The combination of each of the mentioned techniques is ultimately up to the developer and depends on the needs and context of each application. In the Dart documentation, you can find more information on asynchrony which I recommend you visit to delve deeper into the topic.

Control Structures

Dart accepts all types of control structures like any other programming language, including if, else, switch, for, while, etc. As we are in a series of articles on Flutter, we will assume that the basic control structures of any programming language are already known. We will mention some of the most used and specific to Dart, even though they may also exist in other languages.

Ternary Operator

The ternary operator is a shortened form of the if-else structure and is used to assign a value to a variable or to perform an operation based on a condition.

    // Assigns the value 'Dart' to the variable 'name' if 'isDart' is true, otherwise assigns 'Flutter'.
    String name = isDart ? 'Dart' : 'Flutter';

Cascade Operator

The cascade operator (..) is a shorthand way of calling multiple methods on an object. This is especially useful when you need to perform several operations at once, such as adding multiple items to a list or setting several properties of a widget.

    // Creates a list and adds several elements at once.
    var numbersList = []
    // Creates a widget and sets several properties at once.
    var widget = Container()
      ..color = Colors.blue
      ..width = 100
      ..height = 100;

Spread Operator

The spread operator is a shorthand way of adding all the elements of one list to another list. This way, it’s not necessary to iterate through the list to add each element to the new list.

    var numbersList = [1, 2, 3, 4, 5];
    var newNumbersList = [0, ...numbersList];

Null-aware Operator

The null-aware operator is a shorthand way of checking if a variable is null and assigning a default value in case it is.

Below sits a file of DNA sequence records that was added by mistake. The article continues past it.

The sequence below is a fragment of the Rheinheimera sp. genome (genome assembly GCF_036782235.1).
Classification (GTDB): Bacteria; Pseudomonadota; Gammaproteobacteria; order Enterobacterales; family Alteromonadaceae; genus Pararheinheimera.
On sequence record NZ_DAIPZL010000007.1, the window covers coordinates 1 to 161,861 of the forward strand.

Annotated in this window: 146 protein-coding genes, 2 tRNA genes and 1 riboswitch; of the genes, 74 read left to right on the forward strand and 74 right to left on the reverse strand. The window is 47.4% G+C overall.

String? predefinedName = 'Alice';
    // Assigns the value 'Alice' to the variable 'name' if 'predefinedName' is not null, as in this case, otherwise assigns 'Bob'.
    String name = predefinedName ?? 'Bob';

Null-aware Conditional Access Operator (?.)

The null-aware conditional access operator is a shorthand way of accessing a property of an object only if that object is not null. If it is null, the property is not accessed.

    User? user = User();
    // Accesses the 'name' property of the 'user' object if 'user' is not null.
    String name = user?.name ?? 'Dart';

Classes and Objects

With classes and objects, it’s more of the same; Dart is an object-oriented programming language and therefore has them like any other language of this type. To create a class in Dart, the keyword class is used, followed by the name of the class and its definition. Let’s look at an example of a class called Person that has basic attributes and methods:

    class Person {
      String name;
      int age;
      Person(this.name, this.age);
      void introduceYourself() {
        print('Hello, my name is $name and I am $age years old.');
    void main() {
      var person = Person('Alice', 30);
      person.introduceYourself(); // Output: Hello, my name is Alice and I am 30 years old.

You can receive optional parameters by using curly braces {} in the constructor definition to create a more flexible constructor that allows sending the values defined in it on demand.

    class Person {
      String name;
      int age;
      String? hairColor; // Optional parameter
      Person(this.name, this.age, {this.hairColor});
      void introduceYourself() {
        if (hairColor != null) {
          print('Hello, my name is $name, I am $age years old and my hair is $hairColor.');
        } else {
          print('Hello, my name is $name and I am $age years old.');
    void main() {
      var person1 = Person('Bob', 30);
      var person2 = Person('Alice', 25, hairColor: 'Blue');
      person1.introduceYourself(); // Output: Hello, my name is Bob and I am 30 years old.
      person2.introduceYourself(); // Output: Hello, my name is Alice, I am 25 years old and my hair is Blue.

Null Safety

The evolution of this language has been significant since its creation and has incorporated new features and improvements over time. One of the most important is Null Safety, which was introduced in Dart version 2.12 and is one of the main reasons why Flutter decided to migrate to Dart version 2.12. It allows developers to avoid runtime errors related to the null value.

    String? name = null;
    print(name.length); // Error: The 'length' property can't be accessed unconditionally because the receiver could be 'null'.